The OPTA 3D Body Scanner from botspot

By on March 17th, 2017 in Hardware

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 Inside the botspot OPTA 3D body scanner
Inside the botspot OPTA 3D body scanner

Need to 3D scan an uncooperative subject? hotspot’s OPTA 3D scanner might do the job for you. 

The Berlin-based company produces a series of professional 3D scanners that are powered by the photogrammatic technique. In this process a series of images taken from 360 degrees are digitally interpolated into an accurate 3D model. 

This is quite different from other approaches that might involve lasers, or visible structured light patterns that can be disconcerting to those folks being 3D scanned. 

The OPTA scanner includes a 60-70 (depending on the model) high resolution imagers positioned from head to toe in a booth-like structure. When a scan is to take place, all imagers fire simultaneously to capture the body shape within 0.01 seconds. 

This is the important part: it means that even someone who is moving can be captured. In most other 3D scanning systems there is a relatively lengthy period during which the subject must remain motionless, else the 3D scan will be disturbed, and you’ll end up with a “transporter accident” instead of a fine 3D scan. 

 Detail of one of the many imagers on the botspot OPTA 3D body scanner
Detail of one of the many imagers on the botspot OPTA 3D body scanner

This quick capture means you can successfully capture uncooperative subjects, like children or even pets. Theoretically you could also capture moving objects like, for example, a flying flag. It’s also possible to take multiple captures and subsequently choose the best one of the bunch. That’s harder to do with most other 3D body scanning systems.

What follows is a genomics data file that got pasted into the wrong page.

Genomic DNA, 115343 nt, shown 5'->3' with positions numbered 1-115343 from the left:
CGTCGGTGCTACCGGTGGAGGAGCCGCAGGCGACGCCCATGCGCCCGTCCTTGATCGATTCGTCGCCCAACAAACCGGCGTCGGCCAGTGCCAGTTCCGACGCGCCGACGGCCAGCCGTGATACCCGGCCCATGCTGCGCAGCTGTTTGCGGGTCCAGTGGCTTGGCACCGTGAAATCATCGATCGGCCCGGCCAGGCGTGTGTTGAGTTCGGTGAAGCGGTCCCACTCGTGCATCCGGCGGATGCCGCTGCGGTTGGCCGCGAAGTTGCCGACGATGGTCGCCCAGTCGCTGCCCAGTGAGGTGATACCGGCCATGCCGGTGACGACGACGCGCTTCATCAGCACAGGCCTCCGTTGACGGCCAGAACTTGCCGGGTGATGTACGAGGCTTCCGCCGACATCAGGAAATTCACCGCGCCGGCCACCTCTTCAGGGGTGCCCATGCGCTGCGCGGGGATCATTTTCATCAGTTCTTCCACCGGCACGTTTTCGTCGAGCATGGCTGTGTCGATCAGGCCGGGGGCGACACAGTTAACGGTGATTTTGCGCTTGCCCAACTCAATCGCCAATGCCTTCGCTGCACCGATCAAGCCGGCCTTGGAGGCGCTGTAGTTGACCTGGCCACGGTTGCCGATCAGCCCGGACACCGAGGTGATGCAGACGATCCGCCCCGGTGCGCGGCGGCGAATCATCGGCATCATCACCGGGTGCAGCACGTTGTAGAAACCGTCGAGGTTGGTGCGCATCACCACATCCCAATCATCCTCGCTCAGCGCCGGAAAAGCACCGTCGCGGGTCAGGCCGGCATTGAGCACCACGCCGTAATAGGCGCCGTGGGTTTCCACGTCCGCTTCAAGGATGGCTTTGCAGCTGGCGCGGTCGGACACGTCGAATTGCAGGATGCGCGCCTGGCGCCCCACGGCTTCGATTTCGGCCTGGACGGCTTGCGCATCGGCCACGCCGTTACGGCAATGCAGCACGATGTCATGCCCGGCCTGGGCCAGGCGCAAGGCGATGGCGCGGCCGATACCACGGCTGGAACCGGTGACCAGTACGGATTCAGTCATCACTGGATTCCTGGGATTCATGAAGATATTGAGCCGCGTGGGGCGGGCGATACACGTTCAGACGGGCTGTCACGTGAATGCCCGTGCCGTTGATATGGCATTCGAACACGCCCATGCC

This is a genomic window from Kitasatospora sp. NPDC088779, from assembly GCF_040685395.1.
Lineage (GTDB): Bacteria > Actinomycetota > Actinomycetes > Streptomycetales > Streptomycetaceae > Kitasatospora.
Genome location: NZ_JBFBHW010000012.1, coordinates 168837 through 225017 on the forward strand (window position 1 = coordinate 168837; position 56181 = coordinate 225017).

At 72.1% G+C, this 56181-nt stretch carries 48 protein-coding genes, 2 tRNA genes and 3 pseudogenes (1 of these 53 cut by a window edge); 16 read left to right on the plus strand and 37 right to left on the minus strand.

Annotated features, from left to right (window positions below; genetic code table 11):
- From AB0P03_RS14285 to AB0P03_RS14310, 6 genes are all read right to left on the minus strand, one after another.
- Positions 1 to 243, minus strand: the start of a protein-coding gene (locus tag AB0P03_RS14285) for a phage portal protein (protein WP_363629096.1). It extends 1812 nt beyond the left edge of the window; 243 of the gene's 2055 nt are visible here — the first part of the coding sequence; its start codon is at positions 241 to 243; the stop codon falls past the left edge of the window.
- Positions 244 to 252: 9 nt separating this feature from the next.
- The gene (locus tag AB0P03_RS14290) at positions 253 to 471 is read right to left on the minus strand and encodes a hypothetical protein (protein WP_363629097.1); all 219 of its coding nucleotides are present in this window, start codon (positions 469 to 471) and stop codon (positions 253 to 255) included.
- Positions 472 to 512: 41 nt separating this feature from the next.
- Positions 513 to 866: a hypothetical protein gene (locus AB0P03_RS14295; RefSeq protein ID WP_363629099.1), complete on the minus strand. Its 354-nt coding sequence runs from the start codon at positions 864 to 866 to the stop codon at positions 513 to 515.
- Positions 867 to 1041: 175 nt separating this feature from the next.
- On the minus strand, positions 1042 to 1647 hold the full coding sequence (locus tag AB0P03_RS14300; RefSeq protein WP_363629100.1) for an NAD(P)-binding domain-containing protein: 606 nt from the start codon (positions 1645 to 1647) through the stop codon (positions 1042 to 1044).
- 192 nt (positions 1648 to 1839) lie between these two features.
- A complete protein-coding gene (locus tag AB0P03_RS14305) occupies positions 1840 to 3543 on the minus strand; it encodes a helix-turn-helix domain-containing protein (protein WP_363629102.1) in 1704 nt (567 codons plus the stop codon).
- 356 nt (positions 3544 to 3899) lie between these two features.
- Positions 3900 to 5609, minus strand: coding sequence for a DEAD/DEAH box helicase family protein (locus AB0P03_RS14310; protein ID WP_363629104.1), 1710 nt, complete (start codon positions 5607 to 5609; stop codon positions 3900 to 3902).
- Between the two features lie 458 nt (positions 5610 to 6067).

The imaging system is also able to capture full color textures, extracted from the images. These are again integrated into a single texture that is applied to the finished 3D shape.   

botspot includes all required hardware and software to operate the systems, including computers. It is said to be “ready for use” once installed. 

There’s one catch, I should point out. The price of this 3D scanner is pretty high at €150K (USD$160K). However, depending on your use of the machine it could be a valuable purchase. It all depends on how much business you can push through the machine, like any other capital expenditure. 

Via botspot

By Kerry Stevenson

Kerry Stevenson, aka "General Fabb" has written over 8,000 stories on 3D printing at Fabbaloo since he launched the venture in 2007, with an intention to promote and grow the incredible technology of 3D printing across the world. So far, it seems to be working!